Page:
The Woman in Black is a well recounted tale, from the original novel by Susan Hill we have been furnished with a stage play that has run for over 20 years in the West End, a BBC television adaptation and now a full length feature film. All take liberties with the source material to bring the most out of their mediums, and here in an adaptation by Jane Goldman The Woman in Black returns as a Hammer horror with the terror cranked up to eleven.
The story tells of a young lawyer Arthur Kipps (Radcliffe) who is sent to a north east village to tidy up the affairs of the recently deceased resident of Eel Marsh House. The residents take an instant distrust in the young man and warn him about spending any time at the house, but threatened with losing his job if the task isn’t carried out fully, and with a young son to support since the death of his wife, Kipps has enough incentive to travel out to the house and begin work.
Of course, after all these warnings and the fact that the house is covered in cobwebs, in the middle of nowhere and seems to be permanently shrouded in mist it is not long after his arrival that things start to go bump in the night. The major themes of the film are paedophobia and grief and these come into sharp relief as soon as The Woman appears. The film has a large cast of child performers and almost all of them are spookily silent and full of untold terror.
The strength of the novel and the stage play is that the reveal of the woman comes very late in the day. Here in the film she appears early in the first act and therefore the shock of her presence is muted, director James Watkins however uses her presence to further ramp up the tension to almost unsustainable levels. The choice by Hammer of using Watkins as director is a strong one. He knows horror, having directed several before and he also knows how to do things to the extreme, his film Eden Lake being one of the bleakest horror movies ever released. Watkins has great skill and his style here is to put things in the periphery. From as soon as Kipps arrives at the house, things move in the background, just out of shot, or right at the edge of the frame. Watkins applies all of the horror movie staples to set up tension and although there are a few ‘jump’ moments, Watkins uses them sparingly so as to keep his audience tense throughout.
The performers help him with this immensely, Radcliffe is an intelligent choice for this kind of performing (although he is about 10 years too young to make a truly convincing Kipps) he has been reacting to things that are not there for ten years in the Harry Potter series and here he is more than capable of using those skills to show the things we cannot see. He is less strong on the emotional scenes, in fact in any scene away from the house and his focus now should be on building his craft as an actor because the Potter effect will eventually fade and Radcliffe is not yet a fully rounded performer.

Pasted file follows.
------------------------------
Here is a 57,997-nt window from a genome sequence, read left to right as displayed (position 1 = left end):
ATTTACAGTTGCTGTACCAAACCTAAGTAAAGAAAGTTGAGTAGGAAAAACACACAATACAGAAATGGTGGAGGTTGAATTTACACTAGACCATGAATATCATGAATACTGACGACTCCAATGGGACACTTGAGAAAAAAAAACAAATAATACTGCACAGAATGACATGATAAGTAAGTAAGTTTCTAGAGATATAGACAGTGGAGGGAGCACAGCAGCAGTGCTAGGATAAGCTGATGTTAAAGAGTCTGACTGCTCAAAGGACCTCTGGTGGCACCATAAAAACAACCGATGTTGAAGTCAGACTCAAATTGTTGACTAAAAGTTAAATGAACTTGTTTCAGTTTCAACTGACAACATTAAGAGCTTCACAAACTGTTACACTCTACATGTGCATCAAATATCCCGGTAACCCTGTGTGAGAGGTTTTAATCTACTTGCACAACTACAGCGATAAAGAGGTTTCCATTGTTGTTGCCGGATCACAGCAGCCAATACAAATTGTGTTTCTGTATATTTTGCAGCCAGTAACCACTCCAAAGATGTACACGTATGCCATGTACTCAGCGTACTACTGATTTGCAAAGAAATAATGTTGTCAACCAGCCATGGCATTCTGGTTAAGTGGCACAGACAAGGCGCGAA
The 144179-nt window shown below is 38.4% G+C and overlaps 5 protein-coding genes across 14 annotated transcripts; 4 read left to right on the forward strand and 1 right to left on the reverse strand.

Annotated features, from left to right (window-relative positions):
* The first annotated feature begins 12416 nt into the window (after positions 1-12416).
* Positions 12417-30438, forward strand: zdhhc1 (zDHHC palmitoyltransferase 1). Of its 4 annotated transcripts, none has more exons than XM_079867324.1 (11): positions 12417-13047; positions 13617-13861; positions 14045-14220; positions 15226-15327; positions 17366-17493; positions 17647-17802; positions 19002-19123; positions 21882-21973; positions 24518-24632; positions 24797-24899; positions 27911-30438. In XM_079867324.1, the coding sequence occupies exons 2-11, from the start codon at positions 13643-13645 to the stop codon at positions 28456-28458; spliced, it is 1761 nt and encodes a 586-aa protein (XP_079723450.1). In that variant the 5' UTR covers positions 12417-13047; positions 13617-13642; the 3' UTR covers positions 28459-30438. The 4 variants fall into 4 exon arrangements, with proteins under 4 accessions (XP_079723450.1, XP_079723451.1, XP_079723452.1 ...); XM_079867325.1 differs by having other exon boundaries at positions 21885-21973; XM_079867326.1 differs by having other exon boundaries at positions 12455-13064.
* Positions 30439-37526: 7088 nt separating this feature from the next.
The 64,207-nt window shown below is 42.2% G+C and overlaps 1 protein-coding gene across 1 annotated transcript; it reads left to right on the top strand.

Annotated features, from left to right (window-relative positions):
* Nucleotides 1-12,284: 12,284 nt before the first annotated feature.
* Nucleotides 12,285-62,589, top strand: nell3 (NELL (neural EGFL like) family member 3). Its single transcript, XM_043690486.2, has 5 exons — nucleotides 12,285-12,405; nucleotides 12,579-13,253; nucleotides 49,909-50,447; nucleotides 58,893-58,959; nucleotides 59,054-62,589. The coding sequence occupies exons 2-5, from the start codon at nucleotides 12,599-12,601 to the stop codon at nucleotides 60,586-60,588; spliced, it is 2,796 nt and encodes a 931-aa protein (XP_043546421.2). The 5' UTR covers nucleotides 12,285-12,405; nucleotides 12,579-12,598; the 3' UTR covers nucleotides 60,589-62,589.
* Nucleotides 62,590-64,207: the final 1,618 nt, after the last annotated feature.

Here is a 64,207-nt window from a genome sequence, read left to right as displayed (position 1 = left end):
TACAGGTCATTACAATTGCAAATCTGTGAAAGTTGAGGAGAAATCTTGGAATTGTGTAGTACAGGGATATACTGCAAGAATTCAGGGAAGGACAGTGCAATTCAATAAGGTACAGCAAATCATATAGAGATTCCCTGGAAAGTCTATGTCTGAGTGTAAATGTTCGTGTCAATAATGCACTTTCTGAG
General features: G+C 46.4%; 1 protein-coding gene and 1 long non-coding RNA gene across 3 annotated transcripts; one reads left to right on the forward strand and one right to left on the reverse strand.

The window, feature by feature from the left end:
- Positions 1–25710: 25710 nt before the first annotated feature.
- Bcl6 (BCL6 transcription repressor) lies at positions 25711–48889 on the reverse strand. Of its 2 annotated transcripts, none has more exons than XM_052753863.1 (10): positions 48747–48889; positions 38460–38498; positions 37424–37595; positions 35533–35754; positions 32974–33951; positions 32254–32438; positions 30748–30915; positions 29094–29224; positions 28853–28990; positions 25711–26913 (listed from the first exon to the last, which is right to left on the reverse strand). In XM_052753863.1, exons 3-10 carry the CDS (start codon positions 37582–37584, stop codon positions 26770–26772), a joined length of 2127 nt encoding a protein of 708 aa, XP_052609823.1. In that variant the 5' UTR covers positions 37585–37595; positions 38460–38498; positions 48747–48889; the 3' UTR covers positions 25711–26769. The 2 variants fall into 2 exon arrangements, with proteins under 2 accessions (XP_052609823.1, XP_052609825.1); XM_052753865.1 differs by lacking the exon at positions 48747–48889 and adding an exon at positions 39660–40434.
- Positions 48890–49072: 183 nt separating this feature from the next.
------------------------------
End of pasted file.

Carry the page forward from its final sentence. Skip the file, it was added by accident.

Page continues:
Ciaran Hinds as Daily, the only local man willing to help Kipps, brings his own back story to the piece, and maintains the skepticism with the audience well into the third act. The fact that these are the only two characters in the stage play show the strength of these role and they very much dominate this movie. Janet McTeer as Mrs. Daily being the only other adult performer of note in the production.
The production design is excellent, it seems like there is no floorboard that doesn’t creak and no door that opens silently. The choices of toys in the nurseries and the images created are all creepy and unsettling, the set of Eel Marsh House is the world’s best haunted house, every inch is hanging with potential unpleasantness.
Watkins and Goldman create a world in which everything is there only to build tension and this makes the film truly terrifying. The creative team make every scene tingle, and if you are watching this at night and then have to walk anywhere in the dark you will feel compelled every few steps to check over your shoulder. The ending is brave and strangely uplifting but by then your nerves are wracked and every sound sends a shiver up your spine. This film may be a 12A but I would recommend that only children with an incredibly strong disposition see this film in the cinema. I’m 29 and sleeping was an issue for a couple of days after.
- Made in Britain: The Woman in Black (moonwolves.wordpress.com)
- Meet Daniel Radcliffe at Lady in Black screening (geeksyndicate.wordpress.com)
- Quint calls The Woman In Black a welcome return to gothic Hammer horror! (aintitcool.com)
- ‘The Woman in Black’ Delivers Scares in Abundance – Reuters (reuters.com)